At the beginning of the 2017 fall semester, John Brown University welcomed several new faculty to its ranks.
These fteen new members range from undergraduate professors to graduate professors to cybersecurity.
New to the staff are three graduate counselors, ten undergraduate professors of whom two are music, two are nursing, one is biblical studies, one is accounting, one is biology, one is English, one is psychology and one is communication. Additionally, there is one new director of the cybersecurity program.
Candy Gregor is the new assistant professor of Communications, joining forces with the growing communications department.
Gregor teaches several communications classes and coaches the forensics and debate teams. She enjoys working and interacting with her students.
“I love the students. They’re engaged, they’re polite,” Gregor said. “In my Faith, Media and Calling class, we had our rst exam, and almost [every] person, when they handed me their exam, they said ‘thank you,’ which just blew me away. So, they’re great. I feed off their energy and I’m learning a lot from them.”
Gregor, a veteran journalist, has worked for newspapers in North Carolina, Florida, Washington, Illinois and Virginia as a reporter, editor, columnist and editorial writer. These positions prepared her for her time in the classroom here at JBU.
In 2016, Gregor quit working for newspapers and became the communications director of Louisburg College, a two-year college in Louisburg, North Carolina and moved to Siloam Springs when Dr. Marquita Smith, the JBU communications department head, invited her to teach at JBU. In the past, they worked together at a newspaper in Virginia.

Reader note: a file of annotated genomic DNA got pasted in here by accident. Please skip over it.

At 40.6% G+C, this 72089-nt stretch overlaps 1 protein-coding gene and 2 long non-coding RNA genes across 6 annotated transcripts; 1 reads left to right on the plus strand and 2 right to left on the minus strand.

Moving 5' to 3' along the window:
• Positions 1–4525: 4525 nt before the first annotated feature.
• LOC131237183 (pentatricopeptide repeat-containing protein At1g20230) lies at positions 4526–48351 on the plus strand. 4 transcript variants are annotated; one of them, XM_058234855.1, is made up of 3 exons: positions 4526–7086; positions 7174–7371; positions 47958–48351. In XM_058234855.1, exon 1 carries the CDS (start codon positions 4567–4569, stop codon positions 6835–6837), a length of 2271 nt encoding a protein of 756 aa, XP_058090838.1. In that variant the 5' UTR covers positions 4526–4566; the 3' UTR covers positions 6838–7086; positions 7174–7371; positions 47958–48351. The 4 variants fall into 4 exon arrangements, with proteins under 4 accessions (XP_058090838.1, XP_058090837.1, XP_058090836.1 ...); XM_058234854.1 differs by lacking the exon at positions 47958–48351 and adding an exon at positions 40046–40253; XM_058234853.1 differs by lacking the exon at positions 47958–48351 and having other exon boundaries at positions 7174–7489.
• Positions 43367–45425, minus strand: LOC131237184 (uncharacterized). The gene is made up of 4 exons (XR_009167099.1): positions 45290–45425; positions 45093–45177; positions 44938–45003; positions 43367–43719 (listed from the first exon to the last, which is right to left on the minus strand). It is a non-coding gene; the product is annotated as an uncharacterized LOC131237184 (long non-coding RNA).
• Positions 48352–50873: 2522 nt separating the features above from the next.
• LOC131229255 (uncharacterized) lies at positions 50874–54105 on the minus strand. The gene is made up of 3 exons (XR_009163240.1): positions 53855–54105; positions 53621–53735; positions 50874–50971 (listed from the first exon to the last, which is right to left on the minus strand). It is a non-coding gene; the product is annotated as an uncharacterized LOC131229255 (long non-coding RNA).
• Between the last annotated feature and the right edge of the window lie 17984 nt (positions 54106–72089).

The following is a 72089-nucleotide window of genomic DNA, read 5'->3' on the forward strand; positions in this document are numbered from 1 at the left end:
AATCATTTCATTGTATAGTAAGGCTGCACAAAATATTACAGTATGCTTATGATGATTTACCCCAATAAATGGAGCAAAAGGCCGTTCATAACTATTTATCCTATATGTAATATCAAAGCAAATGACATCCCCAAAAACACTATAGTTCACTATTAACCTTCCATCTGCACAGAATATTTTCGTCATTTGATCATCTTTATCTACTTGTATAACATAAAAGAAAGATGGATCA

Communications wasn’t the only department to introduce several faculty members. The nursing department welcomed two new professors, including Janet Gardner, a nurse with 18 years of experience, who previously taught a clinical course at the University of Arkansas.
For Gardner, being able to integrate her faith in her work was a huge attraction to JBU.
“I have really enjoyed being able to integrate my faith into teaching into the classroom, because as a nurse it is a really easy connection to make, so when I taught at a non-Christian university, I found myself kind of holding back sometime and being unable to say what we were all thinking,” Gardner said. “And here we have that freedom to really explore the spiritual part of it and how nursing is a calling and our foundation of being nurses.”
Gardner teaches mainly seniors in her Professional Concepts III and Professional Leadership classes, while also leading a clinical group.
The nursing department is still in the developing stages, so Gardner believes the year will have challenges in program development and in assignment creations, but she is excited to teach.
The psychology department welcomed Dr. Michelle Satterlee, the new assistant professor of psychology, who teaches Intro to Psychology, Developmental Psychology and will be teaching in the graduate counseling program in the spring.
Hailing from urban lands like Portland, Kansas City and Richmond, Satterlee feels a bit challenged with the prospects of living in Siloam Springs.
“I like small town [environments], but it’s an adjustment,” Satterlee said.
Satterlee worked at multiple schools, both state and private, where she gained experience. However, JBU’s reputation stood out to her. “When I came for the interview it was just a really nice t,” Satterlee said.
Satterlee is excited to teach a promising student body with colleagues eager to grow in their work and faith.
“I think there is a strong sense of the desire to be changed, like a desire for transformation,” Satterlee said.
“I think people come to JBU to be encouraged and strengthened in their faith, but also to be prepared. And that’s going to necessarily include some change and I think there is an openness to that.”